A University of Arizona researcher has been working for decades to abate a serious disease that affects a disproportionate number of Hispanics.
To further this work, Dr. Diego Martin and his team are applying for a $12 million, five-year cancer research grant from the National Institutes of Health, in part to test a newly developed class of anti-diabetes drug’s ability to prevent the progression of what’s called nonalcoholic fatty liver disease. The grant money will be divided between two other investigations into breast and cervical cancer.
Martin, who works in the department of medical imaging, is an internationally recognized leader in magnetic resonance imaging for disease diagnosis and the development of noninvasive methods of early disease detection and measurement. Dr. Maria Altbach is his main collaborator and vice chair of the department.
Obesity — a common cause of the disease — is on the rise across all races, ethnicities and age groups in America, Martin stressed.
Consequentially, between one-fourth and one-third of American adults have fatty liver, experts agree. Some describe it as an epidemic.
Alone, fatty liver may not be dangerous, but about 20 percent of those with fatty liver will have it develop into a more dangerous condition, such as fatty liver disease, which includes damage and inflammation of the liver. This can eventually develop into liver failure or cancer.
“Historically, the biggest driver of liver disease was alcohol. Then it became viral hepatitis,” Martin said. “Now we have treatments for those, so the biggest driver is obesity.”
Overweight and obesity can also cause other metabolic syndromes — which are marked by high blood pressure, high levels of bad cholesterol, insulin resistance and large amounts of belly fat — including diabetes, stroke, heart disease and kidney disease.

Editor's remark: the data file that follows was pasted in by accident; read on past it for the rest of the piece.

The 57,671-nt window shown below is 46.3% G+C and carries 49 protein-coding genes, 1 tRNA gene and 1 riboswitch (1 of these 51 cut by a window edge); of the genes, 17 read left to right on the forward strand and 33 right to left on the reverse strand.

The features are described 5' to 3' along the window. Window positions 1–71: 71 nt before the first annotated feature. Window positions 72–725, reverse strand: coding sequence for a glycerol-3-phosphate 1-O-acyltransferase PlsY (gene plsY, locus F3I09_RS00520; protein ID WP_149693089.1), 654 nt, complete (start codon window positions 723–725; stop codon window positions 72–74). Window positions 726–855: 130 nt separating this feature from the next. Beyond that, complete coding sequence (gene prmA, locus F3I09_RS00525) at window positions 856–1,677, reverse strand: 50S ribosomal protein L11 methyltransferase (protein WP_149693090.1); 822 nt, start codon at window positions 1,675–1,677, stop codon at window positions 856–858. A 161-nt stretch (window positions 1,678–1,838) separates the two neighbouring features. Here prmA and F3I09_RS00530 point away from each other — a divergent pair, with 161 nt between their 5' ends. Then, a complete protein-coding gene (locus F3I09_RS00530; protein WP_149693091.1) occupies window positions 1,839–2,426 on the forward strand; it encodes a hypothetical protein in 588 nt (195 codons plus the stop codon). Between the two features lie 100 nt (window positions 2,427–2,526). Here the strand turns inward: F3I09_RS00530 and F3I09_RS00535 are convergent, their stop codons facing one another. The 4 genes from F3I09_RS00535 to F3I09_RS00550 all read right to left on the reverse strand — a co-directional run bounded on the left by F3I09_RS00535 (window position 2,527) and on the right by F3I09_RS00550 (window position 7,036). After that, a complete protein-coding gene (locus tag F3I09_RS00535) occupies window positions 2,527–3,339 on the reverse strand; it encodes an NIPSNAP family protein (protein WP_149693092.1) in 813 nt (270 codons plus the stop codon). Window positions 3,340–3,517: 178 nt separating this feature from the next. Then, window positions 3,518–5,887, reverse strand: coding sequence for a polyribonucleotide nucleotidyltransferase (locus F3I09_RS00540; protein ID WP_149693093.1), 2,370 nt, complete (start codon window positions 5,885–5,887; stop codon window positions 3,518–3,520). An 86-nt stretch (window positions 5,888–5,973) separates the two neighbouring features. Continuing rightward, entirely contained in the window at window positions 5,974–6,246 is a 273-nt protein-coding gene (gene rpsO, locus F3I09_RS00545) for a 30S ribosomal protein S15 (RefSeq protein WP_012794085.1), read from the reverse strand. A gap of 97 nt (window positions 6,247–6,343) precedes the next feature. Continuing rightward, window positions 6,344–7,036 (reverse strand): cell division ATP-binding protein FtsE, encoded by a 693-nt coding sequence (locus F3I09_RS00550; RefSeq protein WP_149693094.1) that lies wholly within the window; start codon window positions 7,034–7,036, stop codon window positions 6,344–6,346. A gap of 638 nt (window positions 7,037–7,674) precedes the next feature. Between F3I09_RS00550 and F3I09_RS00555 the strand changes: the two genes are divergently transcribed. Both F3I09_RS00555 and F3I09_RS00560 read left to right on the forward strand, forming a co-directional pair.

“Hispanics as a group have a propensity toward obesity and overweight,” according to Martin, who is Hispanic. And according to the Mayo Clinic, Mexican-Americans appear to be at the greatest risk of developing metabolic syndrome.
This is caused by a combination of factors including cultural dietary habits, socio-economic status and limited access to health care, said Jorge Gomez, associate director of the UA Center for Elimination of Border Health Disparities and co-leader on the grant application.
Disease risk within this population is compounded by genetics. “For the same level of obesity as a non-Hispanic, they are also more likely to get nonalcoholic liver disease and progression,” Martin said.
At that point, the only cure is a liver transplant. However, a Hispanic individual is less likely than someone in the general population to get a transplant.
This situation is only expected to become more urgent unless some intervention is developed. Hispanics constitute nearly 20 percent of the U.S. population, making it the largest ethnic or racial minority in the country, and that proportion is expected to swell in the coming decades.